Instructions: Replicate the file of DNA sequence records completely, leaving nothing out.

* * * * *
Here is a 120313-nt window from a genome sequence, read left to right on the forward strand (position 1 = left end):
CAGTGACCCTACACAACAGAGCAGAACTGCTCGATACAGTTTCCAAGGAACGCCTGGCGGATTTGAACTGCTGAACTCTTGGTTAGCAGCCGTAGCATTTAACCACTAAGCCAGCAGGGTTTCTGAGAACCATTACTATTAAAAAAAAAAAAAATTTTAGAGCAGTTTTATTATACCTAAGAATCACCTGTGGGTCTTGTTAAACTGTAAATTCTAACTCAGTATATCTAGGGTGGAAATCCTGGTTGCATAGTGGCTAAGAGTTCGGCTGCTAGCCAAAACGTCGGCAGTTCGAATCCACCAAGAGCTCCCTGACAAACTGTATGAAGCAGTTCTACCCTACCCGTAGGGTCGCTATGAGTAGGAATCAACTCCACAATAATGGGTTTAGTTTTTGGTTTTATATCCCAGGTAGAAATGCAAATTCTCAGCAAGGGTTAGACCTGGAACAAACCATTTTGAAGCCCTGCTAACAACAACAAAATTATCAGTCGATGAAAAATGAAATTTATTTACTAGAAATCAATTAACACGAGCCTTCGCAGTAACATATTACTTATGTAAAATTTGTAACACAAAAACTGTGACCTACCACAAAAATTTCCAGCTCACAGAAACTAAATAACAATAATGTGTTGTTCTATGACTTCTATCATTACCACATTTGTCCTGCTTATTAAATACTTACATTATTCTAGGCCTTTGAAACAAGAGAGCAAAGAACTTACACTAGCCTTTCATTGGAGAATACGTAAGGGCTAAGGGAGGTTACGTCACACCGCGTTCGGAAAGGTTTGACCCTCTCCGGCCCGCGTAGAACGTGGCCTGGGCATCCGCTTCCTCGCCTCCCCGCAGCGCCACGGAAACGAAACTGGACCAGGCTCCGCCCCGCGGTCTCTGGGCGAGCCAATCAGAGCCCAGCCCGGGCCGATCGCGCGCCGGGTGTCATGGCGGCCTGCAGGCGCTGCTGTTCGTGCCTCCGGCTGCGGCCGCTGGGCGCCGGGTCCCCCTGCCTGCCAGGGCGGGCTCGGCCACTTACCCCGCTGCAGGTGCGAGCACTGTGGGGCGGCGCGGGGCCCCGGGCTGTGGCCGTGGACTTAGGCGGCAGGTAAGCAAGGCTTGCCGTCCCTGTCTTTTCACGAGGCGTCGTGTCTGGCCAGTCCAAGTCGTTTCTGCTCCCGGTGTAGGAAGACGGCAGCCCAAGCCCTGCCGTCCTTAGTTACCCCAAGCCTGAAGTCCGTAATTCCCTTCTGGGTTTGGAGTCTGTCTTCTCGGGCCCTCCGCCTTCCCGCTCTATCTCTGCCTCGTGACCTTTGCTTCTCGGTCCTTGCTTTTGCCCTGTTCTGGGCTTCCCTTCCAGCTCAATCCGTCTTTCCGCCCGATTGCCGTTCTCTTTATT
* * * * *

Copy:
Here is a 120313-nt window from a genome sequence, read left to right on the forward strand (position 1 = left end):
CAGTGACCCTACACAACAGAGCAGAACTGCTCGATACAGTTTCCAAGGAACGCCTGGCGGATTTGAACTGCTGAACTCTTGGTTAGCAGCCGTAGCATTTAACCACTAAGCCAGCAGGGTTTCTGAGAACCATTACTATTAAAAAAAAAAAAAATTTTAGAGCAGTTTTATTATACCTAAGAATCACCTGTGGGTCTTGTTAAACTGTAAATTCTAACTCAGTATATCTAGGGTGGAAATCCTGGTTGCATAGTGGCTAAGAGTTCGGCTGCTAGCCAAAACGTCGGCAGTTCGAATCCACCAAGAGCTCCCTGACAAACTGTATGAAGCAGTTCTACCCTACCCGTAGGGTCGCTATGAGTAGGAATCAACTCCACAATAATGGGTTTAGTTTTTGGTTTTATATCCCAGGTAGAAATGCAAATTCTCAGCAAGGGTTAGACCTGGAACAAACCATTTTGAAGCCCTGCTAACAACAACAAAATTATCAGTCGATGAAAAATGAAATTTATTTACTAGAAATCAATTAACACGAGCCTTCGCAGTAACATATTACTTATGTAAAATTTGTAACACAAAAACTGTGACCTACCACAAAAATTTCCAGCTCACAGAAACTAAATAACAATAATGTGTTGTTCTATGACTTCTATCATTACCACATTTGTCCTGCTTATTAAATACTTACATTATTCTAGGCCTTTGAAACAAGAGAGCAAAGAACTTACACTAGCCTTTCATTGGAGAATACGTAAGGGCTAAGGGAGGTTACGTCACACCGCGTTCGGAAAGGTTTGACCCTCTCCGGCCCGCGTAGAACGTGGCCTGGGCATCCGCTTCCTCGCCTCCCCGCAGCGCCACGGAAACGAAACTGGACCAGGCTCCGCCCCGCGGTCTCTGGGCGAGCCAATCAGAGCCCAGCCCGGGCCGATCGCGCGCCGGGTGTCATGGCGGCCTGCAGGCGCTGCTGTTCGTGCCTCCGGCTGCGGCCGCTGGGCGCCGGGTCCCCCTGCCTGCCAGGGCGGGCTCGGCCACTTACCCCGCTGCAGGTGCGAGCACTGTGGGGCGGCGCGGGGCCCCGGGCTGTGGCCGTGGACTTAGGCGGCAGGTAAGCAAGGCTTGCCGTCCCTGTCTTTTCACGAGGCGTCGTGTCTGGCCAGTCCAAGTCGTTTCTGCTCCCGGTGTAGGAAGACGGCAGCCCAAGCCCTGCCGTCCTTAGTTACCCCAAGCCTGAAGTCCGTAATTCCCTTCTGGGTTTGGAGTCTGTCTTCTCGGGCCCTCCGCCTTCCCGCTCTATCTCTGCCTCGTGACCTTTGCTTCTCGGTCCTTGCTTTTGCCCTGTTCTGGGCTTCCCTTCCAGCTCAATCCGTCTTTCCGCCCGATTGCCGTTCTCTTTATT